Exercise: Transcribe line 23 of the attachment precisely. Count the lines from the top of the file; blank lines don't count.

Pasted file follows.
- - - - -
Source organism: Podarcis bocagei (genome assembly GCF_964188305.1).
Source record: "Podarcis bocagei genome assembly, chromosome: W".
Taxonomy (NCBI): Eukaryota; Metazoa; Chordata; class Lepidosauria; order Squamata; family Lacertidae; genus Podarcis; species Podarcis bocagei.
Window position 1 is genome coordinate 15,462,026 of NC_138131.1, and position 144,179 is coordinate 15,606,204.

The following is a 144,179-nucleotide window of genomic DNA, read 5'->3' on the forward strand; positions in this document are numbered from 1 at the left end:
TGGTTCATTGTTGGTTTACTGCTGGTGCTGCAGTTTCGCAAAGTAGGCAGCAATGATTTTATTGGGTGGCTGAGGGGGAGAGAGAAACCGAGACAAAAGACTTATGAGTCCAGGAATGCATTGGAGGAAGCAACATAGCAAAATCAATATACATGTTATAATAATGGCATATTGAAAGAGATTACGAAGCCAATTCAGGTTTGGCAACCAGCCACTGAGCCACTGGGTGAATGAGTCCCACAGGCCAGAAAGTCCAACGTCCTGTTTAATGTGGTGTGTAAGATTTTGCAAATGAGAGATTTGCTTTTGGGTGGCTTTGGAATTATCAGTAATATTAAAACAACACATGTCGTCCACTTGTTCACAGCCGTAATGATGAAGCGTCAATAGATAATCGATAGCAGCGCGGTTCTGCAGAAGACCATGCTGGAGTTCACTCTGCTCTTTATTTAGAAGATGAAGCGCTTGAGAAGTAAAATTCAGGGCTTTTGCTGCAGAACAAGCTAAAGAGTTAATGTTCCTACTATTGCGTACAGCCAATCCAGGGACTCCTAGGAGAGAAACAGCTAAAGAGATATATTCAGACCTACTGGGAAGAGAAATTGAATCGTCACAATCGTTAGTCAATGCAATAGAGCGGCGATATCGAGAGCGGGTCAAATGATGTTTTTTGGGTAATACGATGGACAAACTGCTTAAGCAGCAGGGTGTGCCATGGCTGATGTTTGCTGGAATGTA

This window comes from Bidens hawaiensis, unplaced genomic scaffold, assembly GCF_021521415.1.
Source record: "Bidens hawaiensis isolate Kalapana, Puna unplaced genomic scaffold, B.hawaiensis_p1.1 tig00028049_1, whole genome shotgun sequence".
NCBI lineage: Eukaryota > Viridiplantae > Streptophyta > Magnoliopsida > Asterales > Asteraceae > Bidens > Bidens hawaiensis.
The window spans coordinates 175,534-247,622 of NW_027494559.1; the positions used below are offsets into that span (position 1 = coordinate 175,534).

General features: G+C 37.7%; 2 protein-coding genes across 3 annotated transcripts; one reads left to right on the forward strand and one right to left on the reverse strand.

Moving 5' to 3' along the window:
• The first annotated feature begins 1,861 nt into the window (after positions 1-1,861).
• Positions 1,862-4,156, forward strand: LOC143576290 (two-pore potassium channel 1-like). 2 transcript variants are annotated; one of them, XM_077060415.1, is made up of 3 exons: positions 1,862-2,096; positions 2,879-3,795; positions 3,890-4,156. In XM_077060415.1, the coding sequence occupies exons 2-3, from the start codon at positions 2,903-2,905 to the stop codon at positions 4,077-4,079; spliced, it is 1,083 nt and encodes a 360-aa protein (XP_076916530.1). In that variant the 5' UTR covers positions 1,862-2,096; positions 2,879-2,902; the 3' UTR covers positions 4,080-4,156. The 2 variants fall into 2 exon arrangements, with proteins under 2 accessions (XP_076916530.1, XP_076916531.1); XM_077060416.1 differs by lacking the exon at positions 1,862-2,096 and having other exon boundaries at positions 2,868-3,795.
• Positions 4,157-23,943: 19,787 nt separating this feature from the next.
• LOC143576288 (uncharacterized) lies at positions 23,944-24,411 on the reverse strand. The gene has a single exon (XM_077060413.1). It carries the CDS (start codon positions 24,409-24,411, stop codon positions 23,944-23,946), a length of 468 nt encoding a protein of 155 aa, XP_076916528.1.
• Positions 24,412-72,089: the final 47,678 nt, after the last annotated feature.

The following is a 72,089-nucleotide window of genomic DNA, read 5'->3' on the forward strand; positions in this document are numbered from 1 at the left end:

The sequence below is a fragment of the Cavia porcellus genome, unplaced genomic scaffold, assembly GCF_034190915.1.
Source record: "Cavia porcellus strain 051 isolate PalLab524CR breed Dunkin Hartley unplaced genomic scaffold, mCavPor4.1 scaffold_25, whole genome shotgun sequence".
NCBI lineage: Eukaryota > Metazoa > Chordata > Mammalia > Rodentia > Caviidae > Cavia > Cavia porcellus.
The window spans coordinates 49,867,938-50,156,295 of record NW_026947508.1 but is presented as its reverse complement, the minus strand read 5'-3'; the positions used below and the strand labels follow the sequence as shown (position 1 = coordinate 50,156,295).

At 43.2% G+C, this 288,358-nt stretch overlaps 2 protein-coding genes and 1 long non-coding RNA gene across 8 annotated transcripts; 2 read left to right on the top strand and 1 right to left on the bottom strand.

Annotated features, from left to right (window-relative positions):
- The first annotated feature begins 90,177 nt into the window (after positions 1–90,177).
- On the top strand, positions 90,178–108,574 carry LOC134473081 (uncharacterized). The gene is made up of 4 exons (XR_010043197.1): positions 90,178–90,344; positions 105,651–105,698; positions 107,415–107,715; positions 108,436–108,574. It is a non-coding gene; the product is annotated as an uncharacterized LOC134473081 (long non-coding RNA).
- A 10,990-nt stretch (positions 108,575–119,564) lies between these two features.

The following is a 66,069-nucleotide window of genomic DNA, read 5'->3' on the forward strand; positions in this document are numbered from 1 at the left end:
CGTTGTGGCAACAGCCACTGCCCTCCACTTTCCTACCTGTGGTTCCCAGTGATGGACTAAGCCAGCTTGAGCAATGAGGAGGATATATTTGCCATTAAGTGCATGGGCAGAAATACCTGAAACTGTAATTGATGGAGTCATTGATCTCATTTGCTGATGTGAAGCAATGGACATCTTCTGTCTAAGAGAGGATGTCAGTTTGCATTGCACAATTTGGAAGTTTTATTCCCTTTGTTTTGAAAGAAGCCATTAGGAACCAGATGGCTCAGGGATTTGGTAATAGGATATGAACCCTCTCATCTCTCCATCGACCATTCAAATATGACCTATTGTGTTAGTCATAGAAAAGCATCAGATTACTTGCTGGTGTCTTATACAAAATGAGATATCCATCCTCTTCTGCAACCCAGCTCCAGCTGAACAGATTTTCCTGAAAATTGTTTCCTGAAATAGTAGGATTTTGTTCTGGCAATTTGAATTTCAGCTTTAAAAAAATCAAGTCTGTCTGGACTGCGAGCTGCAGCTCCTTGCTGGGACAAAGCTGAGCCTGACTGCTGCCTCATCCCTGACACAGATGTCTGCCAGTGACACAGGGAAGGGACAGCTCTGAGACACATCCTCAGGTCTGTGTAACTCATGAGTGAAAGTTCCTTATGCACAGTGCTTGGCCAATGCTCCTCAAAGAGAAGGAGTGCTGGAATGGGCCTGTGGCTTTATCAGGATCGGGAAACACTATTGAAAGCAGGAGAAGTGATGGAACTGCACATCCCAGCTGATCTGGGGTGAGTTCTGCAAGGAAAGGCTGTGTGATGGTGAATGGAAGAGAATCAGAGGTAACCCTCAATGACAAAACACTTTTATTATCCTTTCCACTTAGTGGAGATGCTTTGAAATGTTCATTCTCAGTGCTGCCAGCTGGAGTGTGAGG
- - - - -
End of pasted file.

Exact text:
At 43.2% G+C, this 288,358-nt stretch overlaps 2 protein-coding genes and 1 long non-coding RNA gene across 8 annotated transcripts; 2 read left to right on the top strand and 1 right to left on the bottom strand.